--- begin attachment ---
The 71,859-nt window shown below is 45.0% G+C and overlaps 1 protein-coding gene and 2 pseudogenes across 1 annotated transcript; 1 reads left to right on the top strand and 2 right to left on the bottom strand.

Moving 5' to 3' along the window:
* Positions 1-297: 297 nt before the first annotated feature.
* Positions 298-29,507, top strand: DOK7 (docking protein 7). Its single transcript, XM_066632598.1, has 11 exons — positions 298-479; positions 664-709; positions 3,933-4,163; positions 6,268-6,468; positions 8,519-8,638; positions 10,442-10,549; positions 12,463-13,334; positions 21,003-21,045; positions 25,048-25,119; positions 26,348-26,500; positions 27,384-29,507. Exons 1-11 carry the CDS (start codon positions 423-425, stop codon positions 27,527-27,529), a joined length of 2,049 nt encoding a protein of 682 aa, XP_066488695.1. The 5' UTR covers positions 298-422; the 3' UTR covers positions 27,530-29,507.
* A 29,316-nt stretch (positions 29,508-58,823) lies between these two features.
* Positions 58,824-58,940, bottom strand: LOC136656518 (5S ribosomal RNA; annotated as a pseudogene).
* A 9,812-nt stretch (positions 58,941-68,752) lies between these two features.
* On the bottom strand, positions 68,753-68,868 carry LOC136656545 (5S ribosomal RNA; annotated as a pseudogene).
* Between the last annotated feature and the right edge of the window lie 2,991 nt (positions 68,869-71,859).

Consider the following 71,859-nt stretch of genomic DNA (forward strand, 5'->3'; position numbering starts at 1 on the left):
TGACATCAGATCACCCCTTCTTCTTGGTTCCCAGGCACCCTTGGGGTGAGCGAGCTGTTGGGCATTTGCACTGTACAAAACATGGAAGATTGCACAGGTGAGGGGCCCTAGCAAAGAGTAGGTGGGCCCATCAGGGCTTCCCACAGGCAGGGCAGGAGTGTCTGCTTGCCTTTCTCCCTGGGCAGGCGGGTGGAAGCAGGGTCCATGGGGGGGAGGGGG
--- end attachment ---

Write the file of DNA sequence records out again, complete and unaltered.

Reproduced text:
The 71,859-nt window shown below is 45.0% G+C and overlaps 1 protein-coding gene and 2 pseudogenes across 1 annotated transcript; 1 reads left to right on the top strand and 2 right to left on the bottom strand.

Moving 5' to 3' along the window:
* Positions 1-297: 297 nt before the first annotated feature.
* Positions 298-29,507, top strand: DOK7 (docking protein 7). Its single transcript, XM_066632598.1, has 11 exons — positions 298-479; positions 664-709; positions 3,933-4,163; positions 6,268-6,468; positions 8,519-8,638; positions 10,442-10,549; positions 12,463-13,334; positions 21,003-21,045; positions 25,048-25,119; positions 26,348-26,500; positions 27,384-29,507. Exons 1-11 carry the CDS (start codon positions 423-425, stop codon positions 27,527-27,529), a joined length of 2,049 nt encoding a protein of 682 aa, XP_066488695.1. The 5' UTR covers positions 298-422; the 3' UTR covers positions 27,530-29,507.
* A 29,316-nt stretch (positions 29,508-58,823) lies between these two features.
* Positions 58,824-58,940, bottom strand: LOC136656518 (5S ribosomal RNA; annotated as a pseudogene).
* A 9,812-nt stretch (positions 58,941-68,752) lies between these two features.
* On the bottom strand, positions 68,753-68,868 carry LOC136656545 (5S ribosomal RNA; annotated as a pseudogene).
* Between the last annotated feature and the right edge of the window lie 2,991 nt (positions 68,869-71,859).

Consider the following 71,859-nt stretch of genomic DNA (forward strand, 5'->3'; position numbering starts at 1 on the left):
TGACATCAGATCACCCCTTCTTCTTGGTTCCCAGGCACCCTTGGGGTGAGCGAGCTGTTGGGCATTTGCACTGTACAAAACATGGAAGATTGCACAGGTGAGGGGCCCTAGCAAAGAGTAGGTGGGCCCATCAGGGCTTCCCACAGGCAGGGCAGGAGTGTCTGCTTGCCTTTCTCCCTGGGCAGGCGGGTGGAAGCAGGGTCCATGGGGGGGAGGGGG